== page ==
Alexis Garcia

Print Reporter

Multiple new resources for stress and anxiety are available for Puyallup campus students. A second faculty counselor now schedules appointments with students and the Mental Health Association has been established this school year to ensure students feeling stressed or anxious have opportunities to talk with others.

New faculty counselor Brenda Rogers started working at the Puyallup campus in the fall, and she meets with students in addition to faculty counselor Jennifer Wright, who had been working at the campus as the only counselor before Rogers was hired. According to Sarah Hoaglin, a therapist and Pierce College professor, an additional counselor was hired so more students could speak with a counselor quicker because Wright’s schedule was booked so often.

The Mental Health Club consists of students who want to make a change in mental health on campus. Members plan to organize events that encourage students to seek the mental health help they need. Club Co-President Logan Cornwell joined the club because he believes students should’nt ignore their mental health. He said the state of a person’s mental health determines what they accomplish and how well they do.

“I want to do everything I can as a student to make Pierce College a place where people want to be and feel comfortable being at,” he said.

“As well as understand that no matter where your mental health is currently at, whether you’re stressed, anxious or depressed, there are many people here who want you to succeed and will help you in doing so.”

A 2018 Washington State Healthy Youth survey reported that 35% of high school seniors felt anxious, nervous or on the edge during the past two weeks when they answered the questions on the survey. At least one in three high school students reported feeling sad or hopeless for at least two weeks in the past year.

For the Pierce College Puyallup students recently interviewed, they said their sources of stress and anxiety include meeting deadlines, taking tests, dealing with personal issues, and balancing jobs with homework. Those sources of stress and anxiety are similar to other college students’ sources of stress and anxiety. According to a survey of a 1,000 college students from, 31% reported that finals caused them stress, 24% said graduation/job future, 23% said class/workload, 13% said homework, 7% said other and 2% said family/friends.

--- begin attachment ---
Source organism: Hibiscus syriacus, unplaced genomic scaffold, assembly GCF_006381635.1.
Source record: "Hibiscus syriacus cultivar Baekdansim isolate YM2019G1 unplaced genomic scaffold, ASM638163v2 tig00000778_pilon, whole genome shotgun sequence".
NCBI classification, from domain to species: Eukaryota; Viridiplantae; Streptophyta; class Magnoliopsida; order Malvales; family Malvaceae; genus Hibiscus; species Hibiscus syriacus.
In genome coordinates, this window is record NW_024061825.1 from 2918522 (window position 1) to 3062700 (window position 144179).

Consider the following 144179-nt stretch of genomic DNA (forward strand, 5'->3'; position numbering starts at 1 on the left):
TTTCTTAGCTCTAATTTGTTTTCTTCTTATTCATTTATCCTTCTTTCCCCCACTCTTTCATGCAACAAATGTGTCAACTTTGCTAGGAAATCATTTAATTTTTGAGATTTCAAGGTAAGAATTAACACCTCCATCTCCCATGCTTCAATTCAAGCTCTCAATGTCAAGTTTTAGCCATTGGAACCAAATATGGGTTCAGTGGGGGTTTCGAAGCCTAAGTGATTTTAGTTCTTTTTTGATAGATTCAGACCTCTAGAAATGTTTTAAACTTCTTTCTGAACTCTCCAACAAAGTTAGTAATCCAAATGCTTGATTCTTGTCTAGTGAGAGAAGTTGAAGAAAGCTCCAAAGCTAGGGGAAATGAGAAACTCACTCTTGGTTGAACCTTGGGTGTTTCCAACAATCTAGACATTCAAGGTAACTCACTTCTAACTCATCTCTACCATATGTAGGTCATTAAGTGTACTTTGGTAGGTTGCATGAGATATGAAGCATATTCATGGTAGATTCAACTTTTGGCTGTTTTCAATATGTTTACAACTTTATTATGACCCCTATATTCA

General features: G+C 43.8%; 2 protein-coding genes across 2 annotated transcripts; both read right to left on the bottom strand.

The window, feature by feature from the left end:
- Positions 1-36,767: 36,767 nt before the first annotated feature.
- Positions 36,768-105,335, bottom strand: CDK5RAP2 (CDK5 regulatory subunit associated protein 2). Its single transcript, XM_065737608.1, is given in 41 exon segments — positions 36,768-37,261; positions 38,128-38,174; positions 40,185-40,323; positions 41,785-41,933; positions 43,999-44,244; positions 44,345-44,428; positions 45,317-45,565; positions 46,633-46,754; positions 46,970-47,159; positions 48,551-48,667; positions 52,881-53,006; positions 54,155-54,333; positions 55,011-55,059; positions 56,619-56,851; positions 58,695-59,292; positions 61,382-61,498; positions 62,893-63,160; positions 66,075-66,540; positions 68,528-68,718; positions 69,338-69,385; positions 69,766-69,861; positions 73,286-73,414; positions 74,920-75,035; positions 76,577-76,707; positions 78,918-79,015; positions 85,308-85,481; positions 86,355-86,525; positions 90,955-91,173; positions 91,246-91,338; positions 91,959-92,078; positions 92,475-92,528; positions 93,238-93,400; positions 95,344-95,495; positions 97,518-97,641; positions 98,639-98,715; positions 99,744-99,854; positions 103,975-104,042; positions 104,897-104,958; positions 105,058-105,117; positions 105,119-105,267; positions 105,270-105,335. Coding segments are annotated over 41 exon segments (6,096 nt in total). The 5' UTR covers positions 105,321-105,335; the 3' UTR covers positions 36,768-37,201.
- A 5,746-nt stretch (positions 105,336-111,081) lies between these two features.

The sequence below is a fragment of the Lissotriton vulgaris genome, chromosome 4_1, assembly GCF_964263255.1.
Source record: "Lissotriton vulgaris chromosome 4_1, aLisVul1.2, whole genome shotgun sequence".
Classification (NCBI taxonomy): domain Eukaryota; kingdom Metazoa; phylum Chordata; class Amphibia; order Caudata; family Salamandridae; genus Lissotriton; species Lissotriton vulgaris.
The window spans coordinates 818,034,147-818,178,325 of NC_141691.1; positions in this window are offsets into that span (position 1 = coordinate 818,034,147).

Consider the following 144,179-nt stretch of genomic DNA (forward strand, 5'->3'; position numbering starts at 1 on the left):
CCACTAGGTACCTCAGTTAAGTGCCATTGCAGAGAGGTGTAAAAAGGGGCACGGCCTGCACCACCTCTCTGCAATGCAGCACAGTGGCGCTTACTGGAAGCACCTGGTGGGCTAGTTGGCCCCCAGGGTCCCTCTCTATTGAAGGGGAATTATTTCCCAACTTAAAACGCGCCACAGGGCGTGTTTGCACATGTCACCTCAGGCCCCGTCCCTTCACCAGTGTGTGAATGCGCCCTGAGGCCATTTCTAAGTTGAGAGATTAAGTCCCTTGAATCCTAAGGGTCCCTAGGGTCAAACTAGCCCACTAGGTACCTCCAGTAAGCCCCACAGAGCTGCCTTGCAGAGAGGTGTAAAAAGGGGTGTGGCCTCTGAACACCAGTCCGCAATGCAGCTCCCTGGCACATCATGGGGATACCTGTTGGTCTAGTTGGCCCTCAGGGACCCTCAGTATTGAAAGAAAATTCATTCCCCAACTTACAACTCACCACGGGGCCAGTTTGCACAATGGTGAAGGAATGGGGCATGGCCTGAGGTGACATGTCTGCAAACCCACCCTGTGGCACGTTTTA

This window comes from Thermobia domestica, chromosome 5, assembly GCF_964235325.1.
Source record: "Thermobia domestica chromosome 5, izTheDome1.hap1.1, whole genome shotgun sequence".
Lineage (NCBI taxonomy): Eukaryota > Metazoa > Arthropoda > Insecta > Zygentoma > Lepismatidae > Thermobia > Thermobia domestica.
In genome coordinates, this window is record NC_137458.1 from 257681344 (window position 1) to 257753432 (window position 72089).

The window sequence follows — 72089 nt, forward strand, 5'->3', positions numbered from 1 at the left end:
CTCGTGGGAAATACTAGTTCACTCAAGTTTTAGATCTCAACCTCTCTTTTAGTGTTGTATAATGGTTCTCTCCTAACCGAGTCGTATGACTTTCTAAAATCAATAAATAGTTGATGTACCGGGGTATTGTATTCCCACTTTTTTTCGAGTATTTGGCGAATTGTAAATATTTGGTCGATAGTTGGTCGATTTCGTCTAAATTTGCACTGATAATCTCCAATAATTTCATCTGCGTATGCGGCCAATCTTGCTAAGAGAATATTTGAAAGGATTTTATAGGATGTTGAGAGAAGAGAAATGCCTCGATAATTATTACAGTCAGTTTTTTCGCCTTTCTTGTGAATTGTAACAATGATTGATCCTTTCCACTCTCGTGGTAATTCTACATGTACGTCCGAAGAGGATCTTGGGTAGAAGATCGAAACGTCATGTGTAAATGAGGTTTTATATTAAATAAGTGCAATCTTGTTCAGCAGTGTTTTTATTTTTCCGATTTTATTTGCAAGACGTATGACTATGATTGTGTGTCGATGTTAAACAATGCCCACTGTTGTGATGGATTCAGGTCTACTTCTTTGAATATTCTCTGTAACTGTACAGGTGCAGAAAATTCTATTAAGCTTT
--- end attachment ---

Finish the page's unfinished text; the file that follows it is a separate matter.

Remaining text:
“Personally, for me, it’s just about having to balance everything since I’m always either here or at work and any free time I have, I have to spend it doing homework, or studying for tests, so I feel like I just never get any time for myself and that’s really stressful for me,” said Pierce College student Allison Gould.

The future also was a source of anxiety for Pierce students. Many students weren’t exactly sure what they want to do after they graduate. Some believe they may be putting themselves through all of this struggle for an end result they either don’t know they want or one that they won’t be exactly pleased with.

“The future gives me lots of anxiety because I’m still trying to figure everything out and I don’t know if everything I’m doing here now will be worth it,” said student Jeremy Townsend.

The impact of all the stress and anxiety from students causes procrastination, mediocre work, sleep deprivation and lost time with loved ones. ​

“Sometimes I get so stressed out with the amount of work I have that I start to procrastinate doing the work, which stresses me out more and it turns into this cycle in a way,” said student Katherine Gilbert.

Hoaglin reported that the most stressed students are those who are new to the college experience.

“They don’t know what to expect, they don’t have that social capital yet and they don’t have someone here that they feel comfortable going to with problems they’re facing, so that ends up bringing a lot of stress and anxiety,” Hoaglin said.

Hoaglin suggested joining club and attending events as good ways to help relieve any stress and anxiety for anyone experiencing it at the college, more specifically new students. Cornwell mentioned many people, specifically students, underestimate how important their mental health is, and this might result in them not looking for any resources.

He also spoke about how many people think that whatever they’re going through mentally, isn’t something many other of their fellow students are also going through and it can make them feel isolated.

“When it comes to depression, anxiety and severe stress due to school, whenever I’m going through any of it, personally I feel as if I’m the only one going through it and I’m in it alone,” he said.

“But when I joined the club, I quickly realized how much of my peers were also going through the same exact experiences as I was, and it made me feel so much more normal and understood.”

The Puyallup Post is the award-winning news media of Pierce College Puyallup in Puyallup, Washington. Copyright The Puyallup Post 2018. Find us on Facebook, Twitter, Instagram and Youtube @thepuyalluppost

Alexis Garcia

How Pierce College is handling stress and anxiety

by Alexis Garcia time to read: 3 min